A deep strain of history ran through Nicolas Ghesquière’s spring collection for Louis Vuitton, and not just because of the show’s location: the bowels of the Louvre Museum, in the medieval moat around which the royal palace was built.
At one end of the runway sat the Great Sphinx of Tanis, a reminder of an even more ancient civilization. The creature, which has the body of a lion and the head of a king, was found in 1825 among the ruins of the Temple of Amun in Egypt.
Vuitton has been highlighting its connections with French history, and royalty, as it celebrates the opening this week of its flagship on Place Vendôme, which sprawls across two majestic 18th-century townhouses.
Ghesquière tapped into that spirit with a powerful lineup that blended his signature sportswear with costume references, in a return to the high-concept approach that defined his collections at Balenciaga, and which he had traded for a more pragmatic vision since joining Vuitton.
Frock coats — in rich metallic brocades, embroidered silk or sculptural leather — were paired with silky boxer shorts or tapered pants in glossy vinyl textures. Almost every look was finished off with clunky sneakers — down to a silver-embroidered Botticelli dress with dropped shoulders framed by a stiff white leather ruffle.
“Anachronism: How some pieces are considered as costume and how it was interesting to explore the way to incorporate them again in an urban wardrobe that I love,” the designer, standing under a stone arch in the courtyard of the Louvre, explained after the show.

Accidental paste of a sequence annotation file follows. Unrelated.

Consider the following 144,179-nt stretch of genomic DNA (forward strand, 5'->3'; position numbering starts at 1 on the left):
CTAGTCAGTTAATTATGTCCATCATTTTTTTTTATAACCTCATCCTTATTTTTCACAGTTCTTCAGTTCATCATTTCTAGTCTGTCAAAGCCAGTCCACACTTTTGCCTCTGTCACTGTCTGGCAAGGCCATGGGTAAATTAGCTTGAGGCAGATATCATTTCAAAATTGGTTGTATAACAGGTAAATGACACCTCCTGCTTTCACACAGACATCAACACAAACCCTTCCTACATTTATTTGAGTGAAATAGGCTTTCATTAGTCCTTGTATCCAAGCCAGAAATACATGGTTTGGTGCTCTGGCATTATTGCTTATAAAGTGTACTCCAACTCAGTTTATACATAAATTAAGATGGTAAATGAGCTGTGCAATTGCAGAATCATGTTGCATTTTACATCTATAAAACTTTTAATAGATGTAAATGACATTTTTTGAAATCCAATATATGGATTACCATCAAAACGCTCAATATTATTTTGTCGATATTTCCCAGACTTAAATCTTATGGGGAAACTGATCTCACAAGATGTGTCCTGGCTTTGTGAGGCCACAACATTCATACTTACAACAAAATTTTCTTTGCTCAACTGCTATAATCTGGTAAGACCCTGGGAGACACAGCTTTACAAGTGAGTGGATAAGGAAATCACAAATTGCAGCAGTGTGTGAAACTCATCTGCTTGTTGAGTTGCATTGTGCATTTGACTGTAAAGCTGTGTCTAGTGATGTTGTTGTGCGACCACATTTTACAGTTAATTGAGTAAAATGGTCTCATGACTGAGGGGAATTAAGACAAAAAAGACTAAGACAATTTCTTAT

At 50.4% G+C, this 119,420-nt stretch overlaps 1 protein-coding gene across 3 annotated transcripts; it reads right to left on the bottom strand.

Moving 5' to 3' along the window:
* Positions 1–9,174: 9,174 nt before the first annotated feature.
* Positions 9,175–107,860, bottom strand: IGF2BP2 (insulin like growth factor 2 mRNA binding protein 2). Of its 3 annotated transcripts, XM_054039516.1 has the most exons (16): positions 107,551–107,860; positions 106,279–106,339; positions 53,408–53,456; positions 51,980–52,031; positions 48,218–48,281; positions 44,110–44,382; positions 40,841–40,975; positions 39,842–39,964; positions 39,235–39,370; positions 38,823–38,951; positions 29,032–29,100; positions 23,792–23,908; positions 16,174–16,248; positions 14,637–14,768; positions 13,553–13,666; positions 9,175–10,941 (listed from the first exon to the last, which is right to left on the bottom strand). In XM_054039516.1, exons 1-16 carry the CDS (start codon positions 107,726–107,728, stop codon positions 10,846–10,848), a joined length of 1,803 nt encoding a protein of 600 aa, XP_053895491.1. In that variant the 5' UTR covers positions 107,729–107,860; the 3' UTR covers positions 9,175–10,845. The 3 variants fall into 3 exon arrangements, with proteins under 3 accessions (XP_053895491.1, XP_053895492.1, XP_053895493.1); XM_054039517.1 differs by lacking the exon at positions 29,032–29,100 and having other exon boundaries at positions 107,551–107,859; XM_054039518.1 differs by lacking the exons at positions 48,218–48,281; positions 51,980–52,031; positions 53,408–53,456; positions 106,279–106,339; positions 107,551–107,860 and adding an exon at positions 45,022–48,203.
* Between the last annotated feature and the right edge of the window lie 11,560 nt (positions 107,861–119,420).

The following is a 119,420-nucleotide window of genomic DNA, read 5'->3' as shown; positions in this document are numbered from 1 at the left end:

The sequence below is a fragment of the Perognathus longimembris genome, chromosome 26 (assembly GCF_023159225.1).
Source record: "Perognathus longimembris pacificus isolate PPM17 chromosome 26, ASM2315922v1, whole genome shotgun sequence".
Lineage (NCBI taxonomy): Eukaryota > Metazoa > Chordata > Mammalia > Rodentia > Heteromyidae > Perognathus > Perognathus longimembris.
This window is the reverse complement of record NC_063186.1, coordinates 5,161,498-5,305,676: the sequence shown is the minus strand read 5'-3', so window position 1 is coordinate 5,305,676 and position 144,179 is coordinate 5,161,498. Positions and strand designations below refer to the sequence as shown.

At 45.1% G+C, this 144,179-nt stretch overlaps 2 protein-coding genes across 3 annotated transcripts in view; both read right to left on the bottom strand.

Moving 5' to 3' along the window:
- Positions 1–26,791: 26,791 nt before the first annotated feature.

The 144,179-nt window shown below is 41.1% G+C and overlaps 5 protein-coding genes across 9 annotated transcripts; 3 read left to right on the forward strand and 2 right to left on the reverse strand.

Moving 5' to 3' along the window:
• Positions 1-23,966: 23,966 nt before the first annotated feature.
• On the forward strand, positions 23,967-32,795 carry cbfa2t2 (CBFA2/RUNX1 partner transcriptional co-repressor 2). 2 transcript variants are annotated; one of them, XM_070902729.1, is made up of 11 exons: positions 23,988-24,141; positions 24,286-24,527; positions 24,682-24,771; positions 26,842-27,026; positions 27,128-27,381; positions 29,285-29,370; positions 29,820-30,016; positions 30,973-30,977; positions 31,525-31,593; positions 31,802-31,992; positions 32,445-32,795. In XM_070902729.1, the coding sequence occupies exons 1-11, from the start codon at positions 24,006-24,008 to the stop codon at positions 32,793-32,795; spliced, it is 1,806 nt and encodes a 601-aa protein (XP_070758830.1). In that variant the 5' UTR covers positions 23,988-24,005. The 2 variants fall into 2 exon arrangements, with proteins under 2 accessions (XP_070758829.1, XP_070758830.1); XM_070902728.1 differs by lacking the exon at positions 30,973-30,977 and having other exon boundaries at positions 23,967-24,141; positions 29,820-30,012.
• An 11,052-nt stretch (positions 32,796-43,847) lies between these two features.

“It was that thing of anachronism with a hint of romanticism. I think we all need that these days,” he added.
Ghesquière found inspiration in the Metropolitan Museum of Art’s collections of 18th-century French aristocratic garments, but his approach was none too reverent. The formal splendor of high-collared jackets was undercut with stripy stretch dresses and tops, or silk pants so sheer, you could see the model’s thong.
One minute, doublets and billowing shirts transported you into the realm of classical portraiture. The next, real life barged its way back, via a T-shirt printed with a poster for the Netflix series “Stranger Things” (Ghesquière is something of a superfan, having invited the cast to visit his studio last year.)
It was the kind of clever, controlled, luxurious and distinctive statement that many have been craving from Ghesquière at Vuitton, and which he has previously delivered in fits and starts.
Granted, you don’t design the same way for an avant-garde brand like Balenciaga and for a juggernaut like Vuitton, but this is the pinnacle of French luxury: it demands outfits fit for a king.